# 7.9: Solution of Schrödinger's Time-independent Equation for the Hydrogen Atom

The Schrödinger equation is best written and solved for atoms in spherical coordinates. The expression for \(\nabla^2\) is spherical coordinates is lengthy and can be found mathematical and many physics or chemistry texts. I am not going to reproduce it here. The expression for the potential energy of a hydrogen-like atom to be substituted for \(V\) in Schrödinger's equation is

\[V = -\frac{Ze^2}{4 \pi \epsilon_0 r}. \label{7.9.1} \]

The full solution of the equation, written out in all its glory, is impressive to behold, and it can be seen in several texts - but I am not going to write it out just yet. This is not because it is not important, nor to discourage those who would like actually to work through the algebra and the calculus in detail to arrive at the result. Indeed I would encourage those who are interested to do so. Rather, however, I want to make some points about the solution that could be overlooked if one gets too heavily bogged down in the details of the algebra. The solution is, unsurprisingly, quite similar to the solution for a vibrating solid discussed in Section 7.6, to which you will probably want to refer from time to time.

Since the spherical coordinates \(r, \ \theta, \ \phi\) are independent variables, physically meaningful solutions are those in which \(\psi(r, \ \theta, \phi)\) is a product of separate functions of \(r, \ \theta\) and \(\phi\). Upon integration of the equation, constants of integration appear, and, as in the solution for the vibrations of a sphere, these constants are restricted to integral values and for the same reasons described in section 7.6. Thus the wavefunctions can be written as

\[\psi_{nlm}(r,\theta,\phi) = R_{nl} (r) . \Theta_{lm} (\theta) . \Phi_m ( \phi). \label{7.9.2}\]

The quantum numbers are subject to the same restrictions as in section 7.6. That is, \(n\) is a positive integer; \(l\) is a nonnegative integer that can have any of the \(n\) integral values from \(0\) to \(n−1\); \(m\) is an integer that can have any of the \(2l+1\) integral values from \(−l\) to \(+l\). For a given \(n\) there are \(n^2\) possible combinations of \(l\) and \(m\), a result that you found shortly before you reached equation 7.6.4.

The only function that I shall write out explicitly is the function \(\Phi_m(\phi)\). It is periodic with an integral number of antinodes between \(0\) and \(2\pi\) and is usually written as a complex number:

\[\Phi = e^{im\phi}. \label{7.9.3}\]

(You will recall that \(e^{ix} = \cos x + i \sin x\), and the ease with which this relation allows us to deal with trigonometric functions.) Because \(\Phi\) is usually written as a complex number, \(\psi\) is also necessarily complex.

Now in section 7.5 we discussed waves in a stretched string, and in that section the function \(\Psi(x,t)\) was merely the transverse displacement of the string. It will be convenient to recall that, for a given frequency, the energy of the wave is proportional to the *square* of its amplitude. In section 7.6 we discussed the vibrations of a sphere, and in that case \(\Psi(x, y, z; t)\) is the density, and how it varies in space and time. For a standing wave, \(\psi(x, y, z)\) is the time-averaged mean density and how it varies with position. What meaning can be given to \(\Psi\) or to \(\psi\) when we are discussing the wave mechanics of a particle, or, in particular, the wavefunction that describes an electron in orbit around a proton? The interpretation that was given by Max Born is as follows. We'll start with the time-independent stationary solution \(\psi\) and we'll recall that we are writing it as a complex number. Born gives no immediate physical interpretation of \(\psi\); rather, he suggests the following physical interpretation of the real quantity \(\psi \psi^*\), where the asterisk denotes the complex conjugate. Let \(d\tau\) denote an element of volume. (In rectangular coordinates, \(d\tau\) would be merely \(dxdydz\); in spherical coordinates, which we are using in our description of the hydrogen atom, \(d\tau = r^2 \sin \theta dr d \theta d \phi\).) Then \(\psi \psi^* d\tau\) is the probability that the electron is in that volume element \(d\tau\). Thus \(\psi \psi^*\) is the *probability density* function that describes the position of the electron, and \(\psi\) itself is the *probability amplitude*. Likewise, in a time-varying situation, \(\psi \psi^* d\tau dt\) is the probability that, in a time interval \(dt\), the electron is in the volume element \(d\tau\).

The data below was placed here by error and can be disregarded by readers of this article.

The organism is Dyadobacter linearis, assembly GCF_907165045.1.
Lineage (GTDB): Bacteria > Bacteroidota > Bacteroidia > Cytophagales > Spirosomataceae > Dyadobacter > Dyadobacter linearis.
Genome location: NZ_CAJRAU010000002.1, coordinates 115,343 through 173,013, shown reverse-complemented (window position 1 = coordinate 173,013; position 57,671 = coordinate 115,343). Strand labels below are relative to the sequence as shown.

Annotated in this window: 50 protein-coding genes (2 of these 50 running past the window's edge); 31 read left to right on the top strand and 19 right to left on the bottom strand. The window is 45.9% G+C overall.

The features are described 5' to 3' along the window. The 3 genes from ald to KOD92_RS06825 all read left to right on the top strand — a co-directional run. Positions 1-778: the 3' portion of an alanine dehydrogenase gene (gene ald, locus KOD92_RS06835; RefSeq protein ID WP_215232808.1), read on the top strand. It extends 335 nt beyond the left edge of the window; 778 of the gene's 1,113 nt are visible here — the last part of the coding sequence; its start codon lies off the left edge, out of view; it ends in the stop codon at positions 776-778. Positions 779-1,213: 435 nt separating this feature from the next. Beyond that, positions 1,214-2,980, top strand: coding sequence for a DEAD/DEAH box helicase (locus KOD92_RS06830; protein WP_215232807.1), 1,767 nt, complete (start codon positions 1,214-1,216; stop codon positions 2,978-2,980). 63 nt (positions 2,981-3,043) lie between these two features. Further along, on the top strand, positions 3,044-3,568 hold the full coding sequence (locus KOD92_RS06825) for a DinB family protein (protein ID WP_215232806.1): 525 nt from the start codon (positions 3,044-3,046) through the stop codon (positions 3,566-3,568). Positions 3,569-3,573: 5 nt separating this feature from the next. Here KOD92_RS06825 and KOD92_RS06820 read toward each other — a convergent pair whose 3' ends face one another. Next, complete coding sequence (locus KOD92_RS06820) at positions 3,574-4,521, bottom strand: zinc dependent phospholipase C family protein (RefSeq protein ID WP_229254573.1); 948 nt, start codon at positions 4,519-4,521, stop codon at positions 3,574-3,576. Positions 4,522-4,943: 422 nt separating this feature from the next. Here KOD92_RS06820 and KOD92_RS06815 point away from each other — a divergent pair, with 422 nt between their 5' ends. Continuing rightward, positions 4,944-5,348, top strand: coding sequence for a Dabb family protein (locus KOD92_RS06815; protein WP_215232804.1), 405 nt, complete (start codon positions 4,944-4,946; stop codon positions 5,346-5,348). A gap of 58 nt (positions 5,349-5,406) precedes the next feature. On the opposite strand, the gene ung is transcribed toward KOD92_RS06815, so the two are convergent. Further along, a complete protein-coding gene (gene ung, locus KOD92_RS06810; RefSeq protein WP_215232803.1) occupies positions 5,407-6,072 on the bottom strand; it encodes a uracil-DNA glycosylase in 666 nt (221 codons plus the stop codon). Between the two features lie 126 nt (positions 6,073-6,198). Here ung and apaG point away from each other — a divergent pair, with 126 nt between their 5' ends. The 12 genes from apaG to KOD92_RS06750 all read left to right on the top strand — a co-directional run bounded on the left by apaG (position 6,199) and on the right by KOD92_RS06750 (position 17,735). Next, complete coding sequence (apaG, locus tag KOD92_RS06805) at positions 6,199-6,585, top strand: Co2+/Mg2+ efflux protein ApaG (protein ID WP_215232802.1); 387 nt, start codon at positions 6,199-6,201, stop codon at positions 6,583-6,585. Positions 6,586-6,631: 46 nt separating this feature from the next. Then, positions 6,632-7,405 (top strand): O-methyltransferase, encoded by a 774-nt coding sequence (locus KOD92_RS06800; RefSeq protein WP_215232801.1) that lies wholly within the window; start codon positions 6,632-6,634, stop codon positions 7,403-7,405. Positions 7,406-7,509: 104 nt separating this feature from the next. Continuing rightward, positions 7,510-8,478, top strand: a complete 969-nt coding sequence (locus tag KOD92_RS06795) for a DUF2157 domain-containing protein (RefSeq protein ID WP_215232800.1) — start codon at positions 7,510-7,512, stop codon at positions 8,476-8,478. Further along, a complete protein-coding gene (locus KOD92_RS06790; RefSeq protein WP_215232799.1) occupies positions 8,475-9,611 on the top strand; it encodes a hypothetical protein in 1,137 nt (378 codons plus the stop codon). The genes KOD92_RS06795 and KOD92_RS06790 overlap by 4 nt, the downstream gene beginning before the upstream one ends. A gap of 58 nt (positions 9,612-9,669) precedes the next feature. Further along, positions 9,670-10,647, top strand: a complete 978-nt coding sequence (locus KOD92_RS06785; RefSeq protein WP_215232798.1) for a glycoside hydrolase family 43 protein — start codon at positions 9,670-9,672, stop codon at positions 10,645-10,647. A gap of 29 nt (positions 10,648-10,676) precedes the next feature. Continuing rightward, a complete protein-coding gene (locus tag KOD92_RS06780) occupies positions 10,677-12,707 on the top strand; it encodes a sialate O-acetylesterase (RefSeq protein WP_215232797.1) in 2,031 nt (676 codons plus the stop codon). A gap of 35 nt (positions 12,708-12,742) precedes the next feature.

Since \(\psi \psi^* d \tau\) is a *probability* − i.e. a dimensionless number − it follows that \(\psi\) is a dimensioned quantity, having dimensions \(\text{L}^{-3/2}\), and therefore when its numerical value is to be given it is essential that the units (in SI, \(\text{m}^{-3/2}\)) be explicitly stated. Likewise the dimensions of \(\Psi\) are \(\text{L}^{-3/2}\text{T}^{-1/2}\) and the SI units are \(\text{m}^{-3/2}\text{s}^{-1/2}\).